You made it clear "to what extent" you agree with the statement by stating that the former is a "much better" choice. Too often people leave it ambiguous as to what their full opinion is, which is why I prefer not having a moderate opinion but instead; either a complete yes or no with this sort of question.
Thank you a lot!
You said that I should use the word "thought" rather than the word "argued" so I have two other questions for you.
Mr. wrote his introduction for the topic : "Some people believe that unpaid community service should be a compulsory part of high school programmes." like this: "It is sometimes argued that high school students should be made to do some work in their local communities. In my opinion, it would be wrong to force teenagers to do any kind of unsalaried work."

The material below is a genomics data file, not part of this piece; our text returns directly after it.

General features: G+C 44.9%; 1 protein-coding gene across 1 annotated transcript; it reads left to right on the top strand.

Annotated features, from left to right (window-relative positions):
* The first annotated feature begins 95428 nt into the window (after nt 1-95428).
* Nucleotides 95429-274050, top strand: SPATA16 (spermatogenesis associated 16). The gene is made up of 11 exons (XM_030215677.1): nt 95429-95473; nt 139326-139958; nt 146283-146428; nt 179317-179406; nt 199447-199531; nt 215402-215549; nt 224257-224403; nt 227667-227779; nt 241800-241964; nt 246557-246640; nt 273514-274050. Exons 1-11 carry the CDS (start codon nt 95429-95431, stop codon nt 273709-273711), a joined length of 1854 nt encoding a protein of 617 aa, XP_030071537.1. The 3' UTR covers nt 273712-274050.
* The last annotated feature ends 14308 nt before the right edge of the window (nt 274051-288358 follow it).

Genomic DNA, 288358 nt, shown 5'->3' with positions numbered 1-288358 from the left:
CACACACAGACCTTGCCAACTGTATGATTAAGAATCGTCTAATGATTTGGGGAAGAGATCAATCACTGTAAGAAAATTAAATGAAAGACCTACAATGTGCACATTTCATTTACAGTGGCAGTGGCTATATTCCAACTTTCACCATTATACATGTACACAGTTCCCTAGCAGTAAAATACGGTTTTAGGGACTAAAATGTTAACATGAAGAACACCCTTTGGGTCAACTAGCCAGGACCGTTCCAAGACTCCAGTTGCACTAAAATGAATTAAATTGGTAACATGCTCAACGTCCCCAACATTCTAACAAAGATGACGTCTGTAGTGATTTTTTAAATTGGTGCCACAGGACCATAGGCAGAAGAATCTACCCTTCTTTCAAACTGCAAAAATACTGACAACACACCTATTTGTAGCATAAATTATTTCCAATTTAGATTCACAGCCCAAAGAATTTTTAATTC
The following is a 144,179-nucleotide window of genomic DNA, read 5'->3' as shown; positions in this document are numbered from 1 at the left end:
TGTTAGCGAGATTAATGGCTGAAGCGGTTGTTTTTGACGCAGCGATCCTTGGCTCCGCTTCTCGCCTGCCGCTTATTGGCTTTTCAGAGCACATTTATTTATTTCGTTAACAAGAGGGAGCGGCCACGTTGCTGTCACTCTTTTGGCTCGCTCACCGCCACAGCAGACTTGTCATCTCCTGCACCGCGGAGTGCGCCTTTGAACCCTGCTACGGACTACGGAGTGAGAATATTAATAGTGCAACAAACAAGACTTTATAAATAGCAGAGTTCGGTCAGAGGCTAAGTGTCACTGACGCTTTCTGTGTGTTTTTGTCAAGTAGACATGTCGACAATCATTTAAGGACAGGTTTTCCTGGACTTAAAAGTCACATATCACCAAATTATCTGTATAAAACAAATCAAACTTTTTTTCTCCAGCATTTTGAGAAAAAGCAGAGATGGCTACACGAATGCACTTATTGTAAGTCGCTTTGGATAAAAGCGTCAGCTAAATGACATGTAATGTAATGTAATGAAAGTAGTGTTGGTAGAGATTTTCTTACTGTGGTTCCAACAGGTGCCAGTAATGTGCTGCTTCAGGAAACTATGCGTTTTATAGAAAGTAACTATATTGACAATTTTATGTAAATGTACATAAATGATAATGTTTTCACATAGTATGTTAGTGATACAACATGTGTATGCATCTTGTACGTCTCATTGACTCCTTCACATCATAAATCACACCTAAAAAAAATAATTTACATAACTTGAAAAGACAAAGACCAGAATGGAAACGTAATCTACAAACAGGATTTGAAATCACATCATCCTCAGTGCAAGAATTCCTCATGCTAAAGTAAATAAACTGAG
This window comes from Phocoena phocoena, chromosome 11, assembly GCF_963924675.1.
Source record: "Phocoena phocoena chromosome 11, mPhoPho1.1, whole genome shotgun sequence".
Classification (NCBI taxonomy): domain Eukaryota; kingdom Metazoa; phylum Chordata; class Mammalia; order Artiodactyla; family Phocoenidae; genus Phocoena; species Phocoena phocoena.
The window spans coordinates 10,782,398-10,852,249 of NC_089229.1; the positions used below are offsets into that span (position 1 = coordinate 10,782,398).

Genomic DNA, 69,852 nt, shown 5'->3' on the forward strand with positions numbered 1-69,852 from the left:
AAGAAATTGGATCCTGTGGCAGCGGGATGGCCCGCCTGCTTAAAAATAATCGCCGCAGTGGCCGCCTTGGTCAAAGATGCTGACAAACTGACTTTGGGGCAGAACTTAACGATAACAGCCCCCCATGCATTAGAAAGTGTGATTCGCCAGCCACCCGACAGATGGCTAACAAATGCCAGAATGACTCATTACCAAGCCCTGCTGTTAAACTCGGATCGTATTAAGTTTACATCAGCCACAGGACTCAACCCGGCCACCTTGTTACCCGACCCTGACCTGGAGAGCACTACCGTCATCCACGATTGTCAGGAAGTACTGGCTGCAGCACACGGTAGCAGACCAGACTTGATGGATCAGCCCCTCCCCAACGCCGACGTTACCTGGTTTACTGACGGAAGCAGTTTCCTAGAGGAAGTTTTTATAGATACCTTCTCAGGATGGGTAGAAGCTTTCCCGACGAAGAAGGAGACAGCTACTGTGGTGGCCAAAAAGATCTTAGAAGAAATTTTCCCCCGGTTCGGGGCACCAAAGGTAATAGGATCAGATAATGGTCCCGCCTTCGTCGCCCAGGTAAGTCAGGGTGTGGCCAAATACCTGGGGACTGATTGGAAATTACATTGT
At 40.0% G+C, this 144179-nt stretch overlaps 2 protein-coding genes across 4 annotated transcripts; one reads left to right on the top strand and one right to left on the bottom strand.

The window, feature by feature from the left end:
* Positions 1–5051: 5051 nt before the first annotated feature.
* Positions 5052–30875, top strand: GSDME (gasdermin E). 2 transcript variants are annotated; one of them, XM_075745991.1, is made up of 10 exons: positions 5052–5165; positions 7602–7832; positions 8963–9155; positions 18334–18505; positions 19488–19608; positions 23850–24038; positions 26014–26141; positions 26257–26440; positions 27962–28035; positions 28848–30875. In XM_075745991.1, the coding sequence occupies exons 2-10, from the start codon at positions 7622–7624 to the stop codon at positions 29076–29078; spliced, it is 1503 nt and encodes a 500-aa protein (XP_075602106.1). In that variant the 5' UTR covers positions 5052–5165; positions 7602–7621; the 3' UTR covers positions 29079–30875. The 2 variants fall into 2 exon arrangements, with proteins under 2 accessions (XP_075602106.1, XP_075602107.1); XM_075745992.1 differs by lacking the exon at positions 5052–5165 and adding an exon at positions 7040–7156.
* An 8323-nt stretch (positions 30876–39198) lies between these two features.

He also used the word "argue" instead of "believe", and at the beginning of the second sentence, he wrote: "In my opinion, it would be wrong to ...".
Also, his conclusion is only one-sentence long and the number of words is less than 40 words. For example, he wrote: "In conclusion, my view is that goverments should spend money on services that benefit all members of society, and it is wrong to waste resources on projects that do not improve our everyday lives.", and it is good enough to get the maximum score.
What is your opinion?
@ Ahmed adobewan
Thank you a lot!
I understand your approach to the essay, but if I wrote like that, my second paragraph would have to be about "learning a range of subjects helps students figure out their interests more clearly", which is not my aim.
Thanks for your compliments!
Hi @CBQ. I'd love to discuss the sentence "it leads to undergraduates' poor motivation..."
I don't think the word "motivation" is a good choice. Actually, most of college students are required to learn a range of subjects but few of them are thus discouraged. In my opinion, "distraction" is a better choice. I'd like to write as below:
It leads to distraction. College students are forced to divert a considerable amount of time and energy to the subjects in which they are likely not interested as opposed to devoting themselves to those that they are motivated to learn.